There are three distinct periods in Mick Jagger's career. First was the awkward Rolling Stones Blues shouter/lead singer. Like Elvis, when he saw the audience's reaction to his movements, he started to stylize them into an effective routine. Next came Jumpin' Jack Jagger, undisputed leader and central character. This persona led the Stones as they created their best and most important Rock. By the early '80s, it was Mick Jagger - showbiz professional - whose personal life got more attention than his or his group's music.
Mick and guitarist Keith Richards, who had been childhood friends, met on a train. Both had developed a passion for R&B and decided to start a group. Soon the Stones were playing London clubs and at the vanguard of the developing R&B scene. Under the guidance of manager Andrew Loog Oldham, the band signed a contract and began recording Blues favorites. They did a cover of Lennon & McCartney's "I Wanna Be Your Man." Probably looking for a pop hit. When The Beatles recorded it, Ringo handled the vocals.
At this point, Jagger was doing a lot of jumping around in his striped shirts and pullovers. Group photos show a sharp contrast between Jagger and guitarist Brian Jones. Mick looked a bit goofy, like he was trying too hard, while Brian was all cool reserve, and usually dressed much sharper.
At Oldham's suggestion Jones, Richards and Jagger began songwriting. Brian just couldn't do it, but Mick and Keith launched one of the most successful and long lasting partnerships in Rock. Through the '60' s, while the two learned their craft, their songs were hit and miss - they were pretty much a singles band. They did come up with THE song of the decade, ("I Can't Get No) Satisfaction."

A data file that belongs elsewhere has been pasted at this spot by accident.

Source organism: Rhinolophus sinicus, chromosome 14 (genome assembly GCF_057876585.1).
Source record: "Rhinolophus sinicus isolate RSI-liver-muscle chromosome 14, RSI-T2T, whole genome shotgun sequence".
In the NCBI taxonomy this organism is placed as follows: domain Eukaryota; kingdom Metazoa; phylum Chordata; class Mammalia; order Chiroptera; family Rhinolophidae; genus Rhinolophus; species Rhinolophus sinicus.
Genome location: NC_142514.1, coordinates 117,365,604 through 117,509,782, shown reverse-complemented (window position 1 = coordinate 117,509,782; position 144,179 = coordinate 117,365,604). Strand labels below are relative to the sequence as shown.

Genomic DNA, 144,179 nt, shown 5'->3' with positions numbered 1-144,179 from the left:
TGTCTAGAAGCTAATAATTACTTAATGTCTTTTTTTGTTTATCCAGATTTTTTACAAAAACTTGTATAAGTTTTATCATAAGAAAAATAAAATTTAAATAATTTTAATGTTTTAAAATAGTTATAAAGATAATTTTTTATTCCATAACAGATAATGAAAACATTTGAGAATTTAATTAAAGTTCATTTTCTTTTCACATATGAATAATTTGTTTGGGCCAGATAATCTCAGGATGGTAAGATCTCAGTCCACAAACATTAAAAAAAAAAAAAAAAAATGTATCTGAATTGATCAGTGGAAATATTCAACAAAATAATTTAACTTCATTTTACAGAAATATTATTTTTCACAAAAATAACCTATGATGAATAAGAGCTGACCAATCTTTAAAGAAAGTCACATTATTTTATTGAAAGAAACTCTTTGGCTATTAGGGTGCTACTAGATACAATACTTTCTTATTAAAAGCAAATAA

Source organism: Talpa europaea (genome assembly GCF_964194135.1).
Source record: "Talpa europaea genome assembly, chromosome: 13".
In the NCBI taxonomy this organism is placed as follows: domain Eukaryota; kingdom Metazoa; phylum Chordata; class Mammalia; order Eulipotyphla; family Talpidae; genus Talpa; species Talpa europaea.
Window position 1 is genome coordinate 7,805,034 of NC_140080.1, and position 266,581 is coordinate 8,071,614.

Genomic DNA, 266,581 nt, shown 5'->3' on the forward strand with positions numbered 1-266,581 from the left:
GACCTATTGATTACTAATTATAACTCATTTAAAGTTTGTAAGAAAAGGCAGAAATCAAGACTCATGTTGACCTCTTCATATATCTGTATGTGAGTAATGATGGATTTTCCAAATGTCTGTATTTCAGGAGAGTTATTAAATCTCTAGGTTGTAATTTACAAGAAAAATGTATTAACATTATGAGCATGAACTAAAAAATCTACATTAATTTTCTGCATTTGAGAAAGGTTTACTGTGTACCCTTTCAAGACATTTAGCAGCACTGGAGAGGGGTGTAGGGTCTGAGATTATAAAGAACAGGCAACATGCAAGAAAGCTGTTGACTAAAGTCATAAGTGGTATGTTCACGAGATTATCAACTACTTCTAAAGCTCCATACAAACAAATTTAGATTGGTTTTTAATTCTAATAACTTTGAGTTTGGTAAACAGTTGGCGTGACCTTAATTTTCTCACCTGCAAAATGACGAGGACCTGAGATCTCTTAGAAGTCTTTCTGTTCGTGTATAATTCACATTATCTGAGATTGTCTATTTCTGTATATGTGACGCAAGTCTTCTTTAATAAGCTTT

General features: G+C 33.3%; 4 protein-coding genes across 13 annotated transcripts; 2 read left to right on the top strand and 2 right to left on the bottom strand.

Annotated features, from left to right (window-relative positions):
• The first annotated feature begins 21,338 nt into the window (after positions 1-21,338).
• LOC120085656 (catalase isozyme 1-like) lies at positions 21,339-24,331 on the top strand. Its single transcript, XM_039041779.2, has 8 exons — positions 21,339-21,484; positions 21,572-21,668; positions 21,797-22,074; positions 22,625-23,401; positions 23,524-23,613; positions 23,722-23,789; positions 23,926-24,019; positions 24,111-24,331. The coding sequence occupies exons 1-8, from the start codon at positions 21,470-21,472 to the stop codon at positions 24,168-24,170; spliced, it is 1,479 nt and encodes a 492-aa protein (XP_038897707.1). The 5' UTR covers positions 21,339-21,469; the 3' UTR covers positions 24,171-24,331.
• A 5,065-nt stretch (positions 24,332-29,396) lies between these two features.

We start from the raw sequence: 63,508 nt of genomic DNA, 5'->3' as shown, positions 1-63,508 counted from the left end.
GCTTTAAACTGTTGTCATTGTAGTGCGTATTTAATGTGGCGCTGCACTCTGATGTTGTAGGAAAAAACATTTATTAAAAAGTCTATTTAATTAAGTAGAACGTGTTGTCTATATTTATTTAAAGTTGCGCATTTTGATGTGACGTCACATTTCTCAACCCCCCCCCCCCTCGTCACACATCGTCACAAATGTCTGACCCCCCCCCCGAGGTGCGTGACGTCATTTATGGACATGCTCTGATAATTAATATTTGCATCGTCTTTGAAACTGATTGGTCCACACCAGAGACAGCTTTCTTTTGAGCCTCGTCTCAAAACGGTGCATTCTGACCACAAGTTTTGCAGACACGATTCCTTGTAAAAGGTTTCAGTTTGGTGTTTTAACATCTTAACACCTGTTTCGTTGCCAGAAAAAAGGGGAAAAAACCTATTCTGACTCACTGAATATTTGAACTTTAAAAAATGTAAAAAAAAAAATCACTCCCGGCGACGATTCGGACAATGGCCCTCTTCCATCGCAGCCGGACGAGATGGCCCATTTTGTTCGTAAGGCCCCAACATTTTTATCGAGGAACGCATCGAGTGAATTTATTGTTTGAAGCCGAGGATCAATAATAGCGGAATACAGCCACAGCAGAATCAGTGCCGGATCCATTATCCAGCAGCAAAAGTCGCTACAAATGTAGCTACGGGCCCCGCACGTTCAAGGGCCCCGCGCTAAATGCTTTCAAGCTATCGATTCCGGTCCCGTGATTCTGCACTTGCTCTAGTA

In the late '60s, Jagger, Richards and Jones were arrested separately and charged with drug possession. Once the legal hassles were resolved, most of the charges were dropped (only Richards did time - briefly), they re-grouped and embarked on the most artistically and commercially successful period of their career.
More than The Beatles, the Stones were a live act. Mick was too much of an extrovert to limit his activities to the studio. He wanted the group to perform live. All were in favor except Jones, who due to drug problems, just couldn't deal with it anymore. He left and was replaced by Mick Taylor. Jones drowned in the swimming pool at his home shortly thereafter (7/3/69), under mysterious circumstances ( the death was listed as "a misadventure while under the influence of alcohol and drug" while rumors circulated for years foul play was involved).